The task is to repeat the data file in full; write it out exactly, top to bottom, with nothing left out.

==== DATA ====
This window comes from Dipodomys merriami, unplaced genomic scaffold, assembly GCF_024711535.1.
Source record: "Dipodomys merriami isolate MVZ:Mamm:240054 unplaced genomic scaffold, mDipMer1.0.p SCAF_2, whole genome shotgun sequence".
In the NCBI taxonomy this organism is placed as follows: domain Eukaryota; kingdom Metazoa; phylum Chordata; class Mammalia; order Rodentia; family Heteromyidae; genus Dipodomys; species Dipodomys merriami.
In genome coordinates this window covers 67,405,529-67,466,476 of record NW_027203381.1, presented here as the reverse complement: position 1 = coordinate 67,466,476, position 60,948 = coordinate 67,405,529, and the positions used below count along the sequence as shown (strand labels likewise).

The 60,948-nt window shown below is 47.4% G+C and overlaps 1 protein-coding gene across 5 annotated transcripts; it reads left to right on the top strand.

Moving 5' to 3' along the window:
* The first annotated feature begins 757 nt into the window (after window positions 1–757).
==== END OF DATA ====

This window comes from Dipodomys merriami, unplaced genomic scaffold, assembly GCF_024711535.1.
Source record: "Dipodomys merriami isolate MVZ:Mamm:240054 unplaced genomic scaffold, mDipMer1.0.p SCAF_2, whole genome shotgun sequence".
In the NCBI taxonomy this organism is placed as follows: domain Eukaryota; kingdom Metazoa; phylum Chordata; class Mammalia; order Rodentia; family Heteromyidae; genus Dipodomys; species Dipodomys merriami.
In genome coordinates this window covers 67,405,529-67,466,476 of record NW_027203381.1, presented here as the reverse complement: position 1 = coordinate 67,466,476, position 60,948 = coordinate 67,405,529, and the positions used below count along the sequence as shown (strand labels likewise).

The 60,948-nt window shown below is 47.4% G+C and overlaps 1 protein-coding gene across 5 annotated transcripts; it reads left to right on the top strand.

Moving 5' to 3' along the window:
* The first annotated feature begins 757 nt into the window (after window positions 1–757).